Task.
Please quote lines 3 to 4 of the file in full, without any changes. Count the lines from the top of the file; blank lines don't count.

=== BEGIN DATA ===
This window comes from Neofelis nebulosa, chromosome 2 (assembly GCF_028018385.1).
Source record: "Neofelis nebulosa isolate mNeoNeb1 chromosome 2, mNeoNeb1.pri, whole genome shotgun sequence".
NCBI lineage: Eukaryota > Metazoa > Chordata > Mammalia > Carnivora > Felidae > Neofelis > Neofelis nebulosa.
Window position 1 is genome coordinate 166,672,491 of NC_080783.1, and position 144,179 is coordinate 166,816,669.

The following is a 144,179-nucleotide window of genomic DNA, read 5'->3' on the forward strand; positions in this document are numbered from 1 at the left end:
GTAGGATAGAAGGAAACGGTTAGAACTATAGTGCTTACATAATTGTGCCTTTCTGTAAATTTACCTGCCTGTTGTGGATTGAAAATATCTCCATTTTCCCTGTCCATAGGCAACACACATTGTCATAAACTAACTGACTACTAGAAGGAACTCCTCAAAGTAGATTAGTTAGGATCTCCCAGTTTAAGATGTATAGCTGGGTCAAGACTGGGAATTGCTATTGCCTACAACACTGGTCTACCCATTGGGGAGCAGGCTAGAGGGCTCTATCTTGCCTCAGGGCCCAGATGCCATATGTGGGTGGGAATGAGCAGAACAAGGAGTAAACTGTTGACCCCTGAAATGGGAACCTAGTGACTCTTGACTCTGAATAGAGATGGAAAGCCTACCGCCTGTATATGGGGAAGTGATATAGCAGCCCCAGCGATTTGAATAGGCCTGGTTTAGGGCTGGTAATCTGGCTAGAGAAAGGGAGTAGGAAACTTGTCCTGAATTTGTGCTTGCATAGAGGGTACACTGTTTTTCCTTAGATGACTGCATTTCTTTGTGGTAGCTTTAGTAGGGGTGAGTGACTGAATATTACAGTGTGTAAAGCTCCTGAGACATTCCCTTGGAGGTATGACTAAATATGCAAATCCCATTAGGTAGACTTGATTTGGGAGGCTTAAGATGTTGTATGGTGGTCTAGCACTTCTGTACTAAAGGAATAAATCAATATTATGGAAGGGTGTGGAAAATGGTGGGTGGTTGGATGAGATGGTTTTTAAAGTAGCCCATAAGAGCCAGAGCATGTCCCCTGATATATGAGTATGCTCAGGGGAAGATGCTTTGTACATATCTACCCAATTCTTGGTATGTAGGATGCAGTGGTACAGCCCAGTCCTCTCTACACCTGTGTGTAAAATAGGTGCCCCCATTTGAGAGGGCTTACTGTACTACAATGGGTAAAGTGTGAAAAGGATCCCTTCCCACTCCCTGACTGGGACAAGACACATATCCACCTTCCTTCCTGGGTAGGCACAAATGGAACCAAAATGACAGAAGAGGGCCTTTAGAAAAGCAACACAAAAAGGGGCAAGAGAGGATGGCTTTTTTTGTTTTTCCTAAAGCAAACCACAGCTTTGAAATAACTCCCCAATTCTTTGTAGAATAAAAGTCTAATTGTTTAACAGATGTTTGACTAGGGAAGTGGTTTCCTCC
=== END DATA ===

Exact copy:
NCBI lineage: Eukaryota > Metazoa > Chordata > Mammalia > Carnivora > Felidae > Neofelis > Neofelis nebulosa.
Window position 1 is genome coordinate 166,672,491 of NC_080783.1, and position 144,179 is coordinate 166,816,669.